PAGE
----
Tying the knot, theologically

Tying the knot, theologically

David Oughton, Ph.D., an associate professor of Theological Studies at SLU and founder of the St. Louis Dialogue Group of the World’s Religions and Philosophies, summed up the goals of the group at its 57th meeting on Wednesday, March, 18th.

“For many years now,” he said, “people from different religions here in the St. Louis area have been coming together for dialogue meetings, and our purpose, of course, is to understand each other, not to debate each other.”

Indeed, this mantra was behind Wednesday night’s dialogue meeting, where several members of various faith communities – including Hinduism, the African Methodist Episcopal Zion Church, Chinese Buddhism, Reform Judaism and Humanism – were presented with the question of what their faiths, or philosophies, teach and practice about various aspects of marriage. The dialogue posed the question: “What does your religion teach about the purpose and permanency of marriage as well as the wedding ceremony, sexuality, artificial contraception, polygamy, divorce, same-gender marriages, arranged marriages, and interreligious marriage?”

The event began with a panel discussion led by each of the representatives of the five faiths and philosophies present at the dialogue, and attendees were then given the opportunity to ask the panelists questions after the initial discussion. During the panel discussion, the representatives of the five faiths each gave an individual presentation about how their respective faith viewed various aspects of marriage.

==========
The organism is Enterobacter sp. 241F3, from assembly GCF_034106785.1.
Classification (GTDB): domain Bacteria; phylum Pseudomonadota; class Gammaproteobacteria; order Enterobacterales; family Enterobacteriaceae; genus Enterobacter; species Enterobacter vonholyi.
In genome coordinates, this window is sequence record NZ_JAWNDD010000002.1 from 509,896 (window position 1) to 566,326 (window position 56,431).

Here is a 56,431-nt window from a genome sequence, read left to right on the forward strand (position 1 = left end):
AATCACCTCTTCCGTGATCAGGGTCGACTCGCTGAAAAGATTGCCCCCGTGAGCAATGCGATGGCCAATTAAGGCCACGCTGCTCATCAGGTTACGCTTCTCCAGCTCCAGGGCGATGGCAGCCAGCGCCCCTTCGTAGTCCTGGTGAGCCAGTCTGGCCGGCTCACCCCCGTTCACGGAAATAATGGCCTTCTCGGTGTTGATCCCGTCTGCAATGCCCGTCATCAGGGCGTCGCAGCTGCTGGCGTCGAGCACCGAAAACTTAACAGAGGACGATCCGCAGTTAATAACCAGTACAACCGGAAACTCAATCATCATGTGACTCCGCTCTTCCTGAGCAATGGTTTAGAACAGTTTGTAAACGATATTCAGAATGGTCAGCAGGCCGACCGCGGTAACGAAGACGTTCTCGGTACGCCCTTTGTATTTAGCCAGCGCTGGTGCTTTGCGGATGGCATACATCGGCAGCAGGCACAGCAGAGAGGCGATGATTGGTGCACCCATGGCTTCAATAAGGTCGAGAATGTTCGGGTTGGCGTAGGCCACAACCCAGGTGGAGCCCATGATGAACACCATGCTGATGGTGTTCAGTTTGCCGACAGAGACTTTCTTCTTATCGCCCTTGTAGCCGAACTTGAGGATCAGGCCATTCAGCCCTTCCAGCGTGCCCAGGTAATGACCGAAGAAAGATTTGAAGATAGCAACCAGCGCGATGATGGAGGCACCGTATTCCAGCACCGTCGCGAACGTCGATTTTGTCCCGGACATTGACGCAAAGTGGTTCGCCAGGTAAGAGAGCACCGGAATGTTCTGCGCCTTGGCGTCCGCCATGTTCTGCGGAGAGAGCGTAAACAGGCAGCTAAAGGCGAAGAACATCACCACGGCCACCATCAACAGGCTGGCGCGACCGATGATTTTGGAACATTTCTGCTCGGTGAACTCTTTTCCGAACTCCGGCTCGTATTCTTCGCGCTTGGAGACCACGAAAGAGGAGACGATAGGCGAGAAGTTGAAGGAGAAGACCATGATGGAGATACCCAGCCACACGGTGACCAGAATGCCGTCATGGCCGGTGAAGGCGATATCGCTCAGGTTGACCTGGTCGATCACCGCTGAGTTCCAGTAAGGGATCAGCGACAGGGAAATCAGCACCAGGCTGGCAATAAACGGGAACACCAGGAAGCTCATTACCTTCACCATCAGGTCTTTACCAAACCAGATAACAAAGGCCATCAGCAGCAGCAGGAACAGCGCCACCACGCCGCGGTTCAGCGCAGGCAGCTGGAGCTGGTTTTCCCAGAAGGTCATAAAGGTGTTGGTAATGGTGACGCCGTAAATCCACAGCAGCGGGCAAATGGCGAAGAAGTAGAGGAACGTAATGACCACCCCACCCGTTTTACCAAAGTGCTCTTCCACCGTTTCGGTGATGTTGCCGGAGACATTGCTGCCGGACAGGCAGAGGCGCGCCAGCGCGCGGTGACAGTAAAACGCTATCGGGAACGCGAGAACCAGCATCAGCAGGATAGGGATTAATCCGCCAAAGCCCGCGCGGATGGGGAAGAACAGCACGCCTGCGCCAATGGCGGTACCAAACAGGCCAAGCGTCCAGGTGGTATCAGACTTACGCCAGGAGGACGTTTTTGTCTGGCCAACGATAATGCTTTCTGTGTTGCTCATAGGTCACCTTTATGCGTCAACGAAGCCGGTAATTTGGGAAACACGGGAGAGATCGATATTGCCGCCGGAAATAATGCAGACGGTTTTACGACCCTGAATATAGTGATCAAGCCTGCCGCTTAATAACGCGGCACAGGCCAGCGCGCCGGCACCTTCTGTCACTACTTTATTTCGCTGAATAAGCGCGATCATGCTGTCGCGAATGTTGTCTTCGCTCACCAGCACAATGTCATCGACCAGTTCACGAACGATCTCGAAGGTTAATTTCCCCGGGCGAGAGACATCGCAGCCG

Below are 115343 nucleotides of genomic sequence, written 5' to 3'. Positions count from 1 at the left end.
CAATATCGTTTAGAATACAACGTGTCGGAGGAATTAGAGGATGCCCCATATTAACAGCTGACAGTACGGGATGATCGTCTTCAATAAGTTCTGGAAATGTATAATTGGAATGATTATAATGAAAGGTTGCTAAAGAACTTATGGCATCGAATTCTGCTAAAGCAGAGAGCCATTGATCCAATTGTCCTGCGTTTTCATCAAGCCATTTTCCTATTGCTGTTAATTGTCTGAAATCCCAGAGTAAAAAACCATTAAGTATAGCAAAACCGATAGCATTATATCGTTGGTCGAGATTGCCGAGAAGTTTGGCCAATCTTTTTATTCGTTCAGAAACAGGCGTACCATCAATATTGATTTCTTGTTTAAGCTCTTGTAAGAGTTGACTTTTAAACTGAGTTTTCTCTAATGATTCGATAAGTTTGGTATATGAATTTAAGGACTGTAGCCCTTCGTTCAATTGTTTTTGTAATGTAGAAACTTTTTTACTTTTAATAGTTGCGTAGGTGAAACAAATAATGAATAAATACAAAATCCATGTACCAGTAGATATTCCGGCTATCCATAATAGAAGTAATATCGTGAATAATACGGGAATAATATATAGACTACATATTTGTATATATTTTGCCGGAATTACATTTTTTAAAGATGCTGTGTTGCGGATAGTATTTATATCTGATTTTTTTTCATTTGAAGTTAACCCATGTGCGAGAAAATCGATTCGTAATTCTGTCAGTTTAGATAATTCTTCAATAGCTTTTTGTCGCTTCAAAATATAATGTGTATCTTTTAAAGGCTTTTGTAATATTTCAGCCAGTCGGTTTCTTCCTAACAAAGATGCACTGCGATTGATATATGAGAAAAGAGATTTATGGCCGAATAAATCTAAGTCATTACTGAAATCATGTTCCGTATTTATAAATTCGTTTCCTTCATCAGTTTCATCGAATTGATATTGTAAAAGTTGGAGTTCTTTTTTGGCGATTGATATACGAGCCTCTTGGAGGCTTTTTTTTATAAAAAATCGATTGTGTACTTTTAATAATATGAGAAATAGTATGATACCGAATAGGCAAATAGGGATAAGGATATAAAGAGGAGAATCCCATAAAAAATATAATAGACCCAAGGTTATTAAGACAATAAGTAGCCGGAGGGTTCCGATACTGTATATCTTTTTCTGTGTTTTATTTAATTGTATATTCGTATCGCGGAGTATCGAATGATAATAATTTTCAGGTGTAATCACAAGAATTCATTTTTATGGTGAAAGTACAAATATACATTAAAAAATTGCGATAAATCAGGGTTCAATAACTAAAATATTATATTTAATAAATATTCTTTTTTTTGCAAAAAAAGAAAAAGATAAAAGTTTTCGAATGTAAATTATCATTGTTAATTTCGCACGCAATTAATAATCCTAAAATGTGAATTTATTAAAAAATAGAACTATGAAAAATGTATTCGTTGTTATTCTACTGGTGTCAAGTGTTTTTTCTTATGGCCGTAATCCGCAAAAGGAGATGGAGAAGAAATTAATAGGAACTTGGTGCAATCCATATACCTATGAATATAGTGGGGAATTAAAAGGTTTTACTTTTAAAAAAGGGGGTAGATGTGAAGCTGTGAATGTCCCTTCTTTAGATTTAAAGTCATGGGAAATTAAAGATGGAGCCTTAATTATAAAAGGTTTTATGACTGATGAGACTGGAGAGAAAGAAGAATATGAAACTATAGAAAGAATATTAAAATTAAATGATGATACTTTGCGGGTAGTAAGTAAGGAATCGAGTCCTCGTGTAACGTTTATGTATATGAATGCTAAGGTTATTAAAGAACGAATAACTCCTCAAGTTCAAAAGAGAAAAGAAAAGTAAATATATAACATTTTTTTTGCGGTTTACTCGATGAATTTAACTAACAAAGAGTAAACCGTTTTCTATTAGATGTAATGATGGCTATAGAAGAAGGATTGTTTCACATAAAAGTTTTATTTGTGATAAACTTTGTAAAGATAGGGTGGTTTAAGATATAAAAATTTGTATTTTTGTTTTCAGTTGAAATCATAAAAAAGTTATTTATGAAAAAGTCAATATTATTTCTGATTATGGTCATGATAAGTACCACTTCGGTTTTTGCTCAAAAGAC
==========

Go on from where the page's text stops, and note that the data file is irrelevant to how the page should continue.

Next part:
“Do you know what is called married life?” Swami Chetanananda of the Hindi Vedanta Society asked the crowd.  “Let me tell you. The first year, husband speaks, wife listens. The second year, wife speaks, husband listens. [The] third year, both speak and the neighbors listen.”

While this response and others’ – James Croft of the Humanist Ethical Society mentioned that a couple he once married requested that a quote from “Star Trek” be read at their ceremony – drew laughter from the audience, the panelists also got to the heart of what their faiths teach.

“The main goal of Hindu life, of Hindu marriage, is strong … married life,” Chetanananda said. He also added that Hindus stress the importance of giving up selfishness to find joy in marital unions. Sacrifice, peace, harmony, and mutual love and respect are vital to any marriage, he stressed.

Venerable Jue Hang, a Chinese Buddhist nun, expressed similar sentiments, and she outlined the Buddhist eightfold path and five precepts – one of which includes a restriction against sexual misconduct – as the tenets of Buddhist views on marriage. She also iterated that non-violence is a key aspect of the Buddhist faith and its views on marriage.

For Rabbi Susan Talve of Reform Judaism, marriage is about a union of souls – however confusing this may sometimes seems in our imperfect physical world.

“When you’re souls that want to connect with each other, somehow, sometimes, it doesn’t make sense in the garden that we’re in,” she said. “But it always makes sense on the soul level.”

The event brought together many views on marriage, and while not all may share the same beliefs (Rev. Sherrie Saunders of the African Methodist Episcopal Zion Church, for example, pressed the case for the binding nature of Scripture while James Croft of the Ethical Society said that “the people are bigger than marriage”), they, as expressed by Talve, were grateful to be together and discussing a worthwhile topic.

Marriage is beautiful, Talve said, “Because this couple is getting married, this couple is going to make a … house of peace. We’re shouting…and having a great time because we know that the world will be a little less broken because they are family.”

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